Talk Title: Polymers for High Resolution Imaging Applications

    Series: Munushian Seminar Series

    Abstract: There has been a continuing and nearly frantic effort on the part of the microelectronics manufacturers over the past
    several decades to make smaller and smaller devices. Companies that cannot keep pace with these advances quickly disappear
    from the market place and sadly many with famous names like Siemens, Motorola and Sony have fallen by the wayside.
    Photolithography, the process that has enabled the production of all of today's microelectronic devices has now reached physical
    limits. Efforts to push that technology to provide still higher resolution by the historical paths of exposure wave length reduction,
    increasing the numerical aperture of the projection lens and reduction in the Raleigh constant have been abandoned. Is this the
    end? Can device scaling continue??
    Various incredibly clever tricks based on chemical engineering principles have been devised that extend the resolution limits of
    photolithography, some of which are already in use in full scale manufacturing. One promising approach for future generations
    of devices is based on the "directed self-assembly" of block co-polymers. We have worked to design block co-polymers that are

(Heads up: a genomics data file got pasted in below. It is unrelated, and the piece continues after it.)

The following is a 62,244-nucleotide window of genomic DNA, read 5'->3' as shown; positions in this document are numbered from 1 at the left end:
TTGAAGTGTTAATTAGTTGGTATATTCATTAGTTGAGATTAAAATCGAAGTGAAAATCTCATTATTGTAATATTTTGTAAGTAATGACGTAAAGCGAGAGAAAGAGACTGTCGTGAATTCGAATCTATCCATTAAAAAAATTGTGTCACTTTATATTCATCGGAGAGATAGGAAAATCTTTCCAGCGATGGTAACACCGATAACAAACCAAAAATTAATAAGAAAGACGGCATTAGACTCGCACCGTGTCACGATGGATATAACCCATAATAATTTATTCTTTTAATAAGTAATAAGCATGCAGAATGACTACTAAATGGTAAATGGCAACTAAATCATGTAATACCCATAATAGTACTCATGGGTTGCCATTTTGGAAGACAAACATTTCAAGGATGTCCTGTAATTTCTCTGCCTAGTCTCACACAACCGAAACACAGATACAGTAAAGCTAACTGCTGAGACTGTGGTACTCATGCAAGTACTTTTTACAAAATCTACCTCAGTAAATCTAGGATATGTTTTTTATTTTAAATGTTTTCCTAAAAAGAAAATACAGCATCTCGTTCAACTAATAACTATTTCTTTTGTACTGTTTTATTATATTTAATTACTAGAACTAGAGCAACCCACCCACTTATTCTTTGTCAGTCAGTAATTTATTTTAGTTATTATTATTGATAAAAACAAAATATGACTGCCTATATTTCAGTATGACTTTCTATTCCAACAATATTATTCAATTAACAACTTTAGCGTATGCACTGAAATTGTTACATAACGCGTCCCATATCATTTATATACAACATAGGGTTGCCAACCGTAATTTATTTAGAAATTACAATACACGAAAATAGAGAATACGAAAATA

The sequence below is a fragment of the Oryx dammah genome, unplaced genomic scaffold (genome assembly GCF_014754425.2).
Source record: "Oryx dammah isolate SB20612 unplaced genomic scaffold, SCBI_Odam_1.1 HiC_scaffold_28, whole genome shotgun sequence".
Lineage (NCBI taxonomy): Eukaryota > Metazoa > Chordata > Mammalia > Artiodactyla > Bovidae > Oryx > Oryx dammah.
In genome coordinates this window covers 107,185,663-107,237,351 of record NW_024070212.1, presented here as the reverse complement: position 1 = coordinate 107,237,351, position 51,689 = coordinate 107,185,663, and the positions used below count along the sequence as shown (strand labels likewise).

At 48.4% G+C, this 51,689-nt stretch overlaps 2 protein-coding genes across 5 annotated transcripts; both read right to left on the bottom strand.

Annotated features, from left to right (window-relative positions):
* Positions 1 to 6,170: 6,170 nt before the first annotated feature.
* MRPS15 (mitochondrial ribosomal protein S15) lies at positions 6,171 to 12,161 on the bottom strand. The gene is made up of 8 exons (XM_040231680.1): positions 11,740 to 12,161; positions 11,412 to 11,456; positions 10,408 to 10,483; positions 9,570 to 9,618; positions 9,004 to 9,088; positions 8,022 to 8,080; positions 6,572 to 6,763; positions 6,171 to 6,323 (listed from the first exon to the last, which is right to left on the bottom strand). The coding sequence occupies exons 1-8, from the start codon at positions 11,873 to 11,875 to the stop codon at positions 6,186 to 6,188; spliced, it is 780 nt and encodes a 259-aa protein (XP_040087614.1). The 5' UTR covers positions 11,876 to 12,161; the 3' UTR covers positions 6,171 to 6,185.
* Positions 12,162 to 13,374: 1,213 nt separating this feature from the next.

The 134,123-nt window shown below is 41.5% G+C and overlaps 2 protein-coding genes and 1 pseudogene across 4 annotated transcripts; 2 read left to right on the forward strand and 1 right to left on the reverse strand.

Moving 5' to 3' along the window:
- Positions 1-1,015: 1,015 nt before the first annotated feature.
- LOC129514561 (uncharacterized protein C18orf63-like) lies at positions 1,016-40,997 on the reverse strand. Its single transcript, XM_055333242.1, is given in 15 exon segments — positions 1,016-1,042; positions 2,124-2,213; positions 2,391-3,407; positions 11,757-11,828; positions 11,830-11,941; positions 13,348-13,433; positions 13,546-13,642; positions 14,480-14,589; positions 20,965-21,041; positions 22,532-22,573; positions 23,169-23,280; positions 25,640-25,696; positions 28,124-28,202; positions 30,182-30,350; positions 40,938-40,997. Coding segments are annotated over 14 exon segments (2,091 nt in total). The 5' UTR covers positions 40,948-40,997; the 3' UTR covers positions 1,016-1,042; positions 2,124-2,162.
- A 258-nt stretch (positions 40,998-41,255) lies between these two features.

optimized for this application. Doing so requires incorporation of blocks with very high interaction parameters (X) and for some
    applications, incorporation of silicon into one of the blocks. Polymers of this sort form very small structures. We have now
    demonstrated well resolved 50 Angstrom wide lines and spaces. Aligning the structures and orienting them in a way that is useful
    for microelectronics is a challenge as is development of processes for transfer of such small patterns into substrates that are useful
    for device fabrication. A progress report on these efforts will be presented.

    Biography: Dr. Grant Willson is a Professor of Chemical Engineering and Chemistry at the
    University of Texas at Austin where he holds the Rashid Engineering Regent's Chair. He received both his B.S. and Ph.D. in organic chemistry from the University of California, Berkeley and his M.S., in organic chemistry, from San Diego State University. He joined the faculty of the University of Texas at Austin in 1993. Prior to joining the university, Dr. Willson worked at IBM for 17 years as an IBM Fellow and Manager of the Polymer Science and Technology area at the IBM Almaden Research Center in San Jose, CA. He joined IBM after serving on the faculties of California State University, Long Beach and the University of California, San Diego. Dr. Willson is the co-inventor
    of more than 40 issues U.S. patents and co-author of more than 400 publications.

    Dr. Willson's research work is focused on the design and synthesis of functional organic materials with emphasis on organic materials for microelectronics. His work is supported by grants from both government and industry. His research group includes graduate and undergraduate students
    enrolled in both the Chemistry and Chemical Engineering Departments. He was a cofounder of Molecular Imprints, Inc., an Austin firm that employed more than 100 people and was very recently acquired by Canon.

    Host: EE Electrophysics

    Location: Hughes Aircraft Electrical Engineering Center (EEB) - 132

    Audiences: Everyone Is Invited

    Contact: Marilyn Poplawski